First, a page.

Clewers Lane Nature diary


 May 2015.

A natural history of the Hedgerows and Gardens in Clewers Lane, Waltham Chase.

Words and pictures by  Gordon Larcombe

The weather in May has been quite ordinary: one or two nice days, but many cold and windy days – classic weather for the start of the cricket season! Whatever the weather, the wildlife seems to cope, and we have seen nestlings fledge, insects appear and wild flowers come into bloom.

This young Robin and young Starling both fledged in April, but have not yet acquired their adult  plumage. The Robin still has the dull rust-coloured breast feathers of a juvenile, and as such, it is tolerated by the adult robins in the territory. As it matures, the plumage becomes traditional robin-red and the bird is likely to be chased off by the local  adults:

JuvRobin

JUVENILE ROBIN, CLEWERS LANE

 

The young Starling does not have the metallic, glossy plumage of an adult; however, starlings are social birds and they do not chase off youngsters: instead they are recruited to help feed the young of the second and third broods later in the year:

 

JuvStarling

JUVENILE STARLING, CLEWERS LANE

 

This young House Sparrow is on the verge of becoming a fledgling. It just needs to keep its nerve and leave the nest – or receive a helpful shove from behind:

FledgSparrow

IMMINENT FLEDGLING HOUSE SPARROW, CLEWERS LANE

 

Great Tits fledge a little later than the species listed earlier. This one is still feeding its young on spiders and the like. It stopped off at the fat balls for a supply of fast-food energy to keep it going:

GrtTit

 GREAT TIT, CLEWERS LANE

 

Greenfinches also fledge a little later. This is influenced by the fact that their main food source is plant seeds; the spring flowers have only just finished setting their seed. The male Greenfinch has a wide variety of songs, ranging from a good impersonation of a rusty swinging gate to a mellifluous trill:

MlGreenFnch

MALE GREENFINCH, CLEWERS LANE

 

One morning, I was surprised to find this Male Pheasant investigating a flower bed in my garden:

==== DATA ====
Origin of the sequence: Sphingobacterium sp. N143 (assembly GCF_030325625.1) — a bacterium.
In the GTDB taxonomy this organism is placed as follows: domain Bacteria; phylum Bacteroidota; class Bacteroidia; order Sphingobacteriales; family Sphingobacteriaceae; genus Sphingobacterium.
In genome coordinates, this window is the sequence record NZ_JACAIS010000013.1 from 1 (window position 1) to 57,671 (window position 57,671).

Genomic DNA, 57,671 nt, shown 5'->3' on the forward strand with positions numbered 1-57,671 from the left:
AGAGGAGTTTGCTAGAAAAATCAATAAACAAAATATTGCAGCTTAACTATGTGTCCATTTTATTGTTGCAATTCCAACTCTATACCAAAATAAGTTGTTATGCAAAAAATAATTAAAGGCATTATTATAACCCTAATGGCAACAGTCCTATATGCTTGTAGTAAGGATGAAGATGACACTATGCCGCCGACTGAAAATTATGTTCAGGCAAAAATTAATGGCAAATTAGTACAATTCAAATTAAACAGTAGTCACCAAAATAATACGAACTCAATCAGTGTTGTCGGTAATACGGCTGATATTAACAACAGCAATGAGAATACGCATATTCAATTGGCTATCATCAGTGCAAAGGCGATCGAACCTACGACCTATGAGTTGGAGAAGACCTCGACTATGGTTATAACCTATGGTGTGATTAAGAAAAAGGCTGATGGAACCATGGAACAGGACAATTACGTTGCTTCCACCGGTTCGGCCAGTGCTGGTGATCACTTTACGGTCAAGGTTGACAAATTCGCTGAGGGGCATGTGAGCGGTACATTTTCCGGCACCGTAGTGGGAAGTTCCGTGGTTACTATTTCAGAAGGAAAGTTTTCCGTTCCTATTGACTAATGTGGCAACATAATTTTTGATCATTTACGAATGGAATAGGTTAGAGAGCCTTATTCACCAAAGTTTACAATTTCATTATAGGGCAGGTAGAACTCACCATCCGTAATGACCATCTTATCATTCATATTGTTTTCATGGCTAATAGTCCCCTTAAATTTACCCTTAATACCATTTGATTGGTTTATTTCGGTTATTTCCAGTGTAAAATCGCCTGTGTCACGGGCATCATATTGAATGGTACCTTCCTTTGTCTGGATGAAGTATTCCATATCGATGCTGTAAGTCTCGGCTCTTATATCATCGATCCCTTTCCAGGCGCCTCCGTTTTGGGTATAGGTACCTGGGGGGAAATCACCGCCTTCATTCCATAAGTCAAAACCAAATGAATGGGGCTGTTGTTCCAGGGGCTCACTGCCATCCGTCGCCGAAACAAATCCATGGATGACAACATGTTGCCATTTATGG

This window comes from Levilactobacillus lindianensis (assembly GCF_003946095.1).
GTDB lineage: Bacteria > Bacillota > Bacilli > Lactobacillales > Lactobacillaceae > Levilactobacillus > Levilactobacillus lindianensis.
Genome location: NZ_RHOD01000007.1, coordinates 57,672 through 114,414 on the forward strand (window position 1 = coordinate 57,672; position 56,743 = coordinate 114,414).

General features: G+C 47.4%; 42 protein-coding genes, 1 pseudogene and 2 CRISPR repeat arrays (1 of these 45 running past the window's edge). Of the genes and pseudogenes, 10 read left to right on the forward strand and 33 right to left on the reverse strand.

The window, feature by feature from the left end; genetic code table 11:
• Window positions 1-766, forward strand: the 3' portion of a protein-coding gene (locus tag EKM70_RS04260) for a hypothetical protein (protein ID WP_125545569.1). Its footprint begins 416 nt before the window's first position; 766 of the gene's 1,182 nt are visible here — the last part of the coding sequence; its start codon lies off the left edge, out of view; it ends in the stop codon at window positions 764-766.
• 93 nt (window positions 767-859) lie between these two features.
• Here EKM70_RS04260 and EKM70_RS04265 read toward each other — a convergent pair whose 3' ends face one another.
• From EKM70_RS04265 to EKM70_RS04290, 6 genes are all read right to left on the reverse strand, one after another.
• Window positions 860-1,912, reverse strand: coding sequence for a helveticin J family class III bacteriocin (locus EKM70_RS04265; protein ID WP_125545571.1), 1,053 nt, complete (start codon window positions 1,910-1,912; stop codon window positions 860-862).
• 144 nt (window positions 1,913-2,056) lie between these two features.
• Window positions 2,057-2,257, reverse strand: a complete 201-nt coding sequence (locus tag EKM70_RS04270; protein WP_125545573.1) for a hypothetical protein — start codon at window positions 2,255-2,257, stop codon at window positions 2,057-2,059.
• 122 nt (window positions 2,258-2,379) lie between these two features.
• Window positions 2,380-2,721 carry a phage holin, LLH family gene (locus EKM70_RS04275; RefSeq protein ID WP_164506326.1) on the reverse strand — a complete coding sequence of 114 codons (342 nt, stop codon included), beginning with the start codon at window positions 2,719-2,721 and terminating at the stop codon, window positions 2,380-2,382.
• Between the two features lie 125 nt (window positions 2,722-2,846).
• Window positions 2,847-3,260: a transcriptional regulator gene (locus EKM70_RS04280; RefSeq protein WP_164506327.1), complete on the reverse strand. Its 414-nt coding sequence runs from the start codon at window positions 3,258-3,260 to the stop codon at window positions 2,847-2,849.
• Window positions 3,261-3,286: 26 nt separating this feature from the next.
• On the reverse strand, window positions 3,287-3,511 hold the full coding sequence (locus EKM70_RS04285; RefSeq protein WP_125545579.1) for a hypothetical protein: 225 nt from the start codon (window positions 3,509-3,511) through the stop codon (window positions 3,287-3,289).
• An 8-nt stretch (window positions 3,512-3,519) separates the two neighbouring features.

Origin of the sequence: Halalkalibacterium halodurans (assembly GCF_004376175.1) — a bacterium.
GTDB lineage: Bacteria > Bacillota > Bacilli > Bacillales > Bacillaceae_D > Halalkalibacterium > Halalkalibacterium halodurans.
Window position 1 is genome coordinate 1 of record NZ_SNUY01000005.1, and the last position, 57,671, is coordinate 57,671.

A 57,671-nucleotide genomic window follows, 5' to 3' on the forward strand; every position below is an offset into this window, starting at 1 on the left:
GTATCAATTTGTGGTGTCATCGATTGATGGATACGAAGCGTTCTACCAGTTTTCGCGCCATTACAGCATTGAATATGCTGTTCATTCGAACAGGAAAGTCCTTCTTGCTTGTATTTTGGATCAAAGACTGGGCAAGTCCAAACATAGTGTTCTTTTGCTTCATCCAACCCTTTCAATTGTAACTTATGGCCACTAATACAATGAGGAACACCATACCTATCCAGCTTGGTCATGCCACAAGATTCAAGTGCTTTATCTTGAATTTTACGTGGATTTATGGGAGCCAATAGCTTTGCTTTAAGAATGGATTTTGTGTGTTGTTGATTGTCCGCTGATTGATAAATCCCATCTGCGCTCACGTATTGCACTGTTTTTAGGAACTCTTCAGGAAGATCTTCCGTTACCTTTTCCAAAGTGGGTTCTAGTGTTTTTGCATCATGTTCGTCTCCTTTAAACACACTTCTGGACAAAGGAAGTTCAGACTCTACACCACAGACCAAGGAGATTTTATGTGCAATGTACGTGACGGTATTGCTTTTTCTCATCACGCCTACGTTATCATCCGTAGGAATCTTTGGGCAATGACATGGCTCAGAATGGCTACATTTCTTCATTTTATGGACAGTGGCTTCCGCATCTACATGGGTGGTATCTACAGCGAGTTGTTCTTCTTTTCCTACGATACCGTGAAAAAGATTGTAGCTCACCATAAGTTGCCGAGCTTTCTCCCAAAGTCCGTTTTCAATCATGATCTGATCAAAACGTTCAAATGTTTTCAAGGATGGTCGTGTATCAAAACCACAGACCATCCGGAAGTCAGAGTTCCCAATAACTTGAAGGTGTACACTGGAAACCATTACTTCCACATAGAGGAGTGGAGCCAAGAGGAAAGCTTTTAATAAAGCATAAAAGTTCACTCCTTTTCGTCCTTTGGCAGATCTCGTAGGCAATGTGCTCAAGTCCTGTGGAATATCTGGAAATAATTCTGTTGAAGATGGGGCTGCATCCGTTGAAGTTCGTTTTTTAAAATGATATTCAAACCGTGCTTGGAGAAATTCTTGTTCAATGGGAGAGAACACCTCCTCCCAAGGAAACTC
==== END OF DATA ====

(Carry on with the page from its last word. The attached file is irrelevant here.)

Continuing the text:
MlPheasant

MALE PHEASANT, CLEWERS LANE

 

During a dry spell, this dripping wet adult Robin was spotted emerging from an enthusiastic session in the bird bath:BathingRobin

BATHING ROBIN, CLEWERS LANE

 

Insects have also been active this month. This is a Buff-Tailed Bumble bee worker entering the nest that the queen has made inside a compost heap. At this time of the year, the worker bumble bees are quite small – about half the size of the queen. This is because the queen herself has to raise the first generation of workers and there is rarely enough food available to allow them to grow large. Successive generations will be fed by these small workers and so these generations will consist of much larger worker bumble bees:

BuffTailedBumble

BUFF-TAILED BUMBLE BEE WORKER, CLEWERS LANE

 

Whilst on the subject of bees, this striking beetle is no friend. It is called Spanish Fly and is about half an inch long. This snapshot was taken of one in a flower head where it will lay its eggs which then brush off onto the hairs of visiting solitary bumble bees. In this way, the eggs are carried back to the nest of the solitary bee where they hatch and devour the bee’s own grubs.

SpanishFly

SPANISH FLY, CLEWERS LANE

In the warm sunshine, Brimstone butterflies have been flying along the hedgerow which has been filled with the blossom of the Hawthorn, or ‘May’ blossom as it is sometimes referred to. Small White butterflies are also on the wing; these are quite plain and are sometimes overlooked until the gardener finds the green caterpillars inside a cabbage. Here is a snapshot of an adult insect:SmlWhtButterfly

SMALL WHITE BUTTERFLY, CLEWERS LANE

Several species of wildflower have come into bloom in the lane. Ramsons, or wild garlic, with its characteristic odour grows in the shadier damp parts:

Ramsons

RAMSONS, CLEWERS LANE

Herb Bennet, which at first sight looks like a tall buttercup, is also in flower. This plant is not a member of the buttercup family: it is actually a member of the Geum family (Geum Urbanum). In the middle ages, magical powers were attributed to the plant; it was regarded as a charm against evil spirits and was hung over doors to stop the Devil from crossing the threshold. The roots have a clove-like scent:HerbBennet

HERB BENNET, CLEWERS LANE

Another very common yellow-flowered plant is the Sow Thistle. This grows almost anywhere, and in olden times the leaves were eaten as pot herbsSowThistle

SOW THISTLE, CLEWERS LANE

Finally for this month, here is a picture of a nice sunset, looking West over Clewers Lane:

Sunset

SUNSET, CLEWERS LANE

Advertisements
Gallery | This entry was posted in Nature, Nature Diary, Outdoors and tagged , , , , . Bookmark the permalink.

One Response to Clewers Lane Nature diary

  1. karen anderson says:

    Brilliant. Thank you.

Leave a Reply

Fill in your details below or click an icon to log in:

WordPress.com Logo

You are commenting using your WordPress.com account. Log Out / Change )

Twitter picture

You are commenting using your Twitter account. Log Out / Change )

Facebook photo

You are commenting using your Facebook account. Log Out / Change )

Google+ photo

You are commenting using your Google+ account. Log Out / Change )

Connecting to %s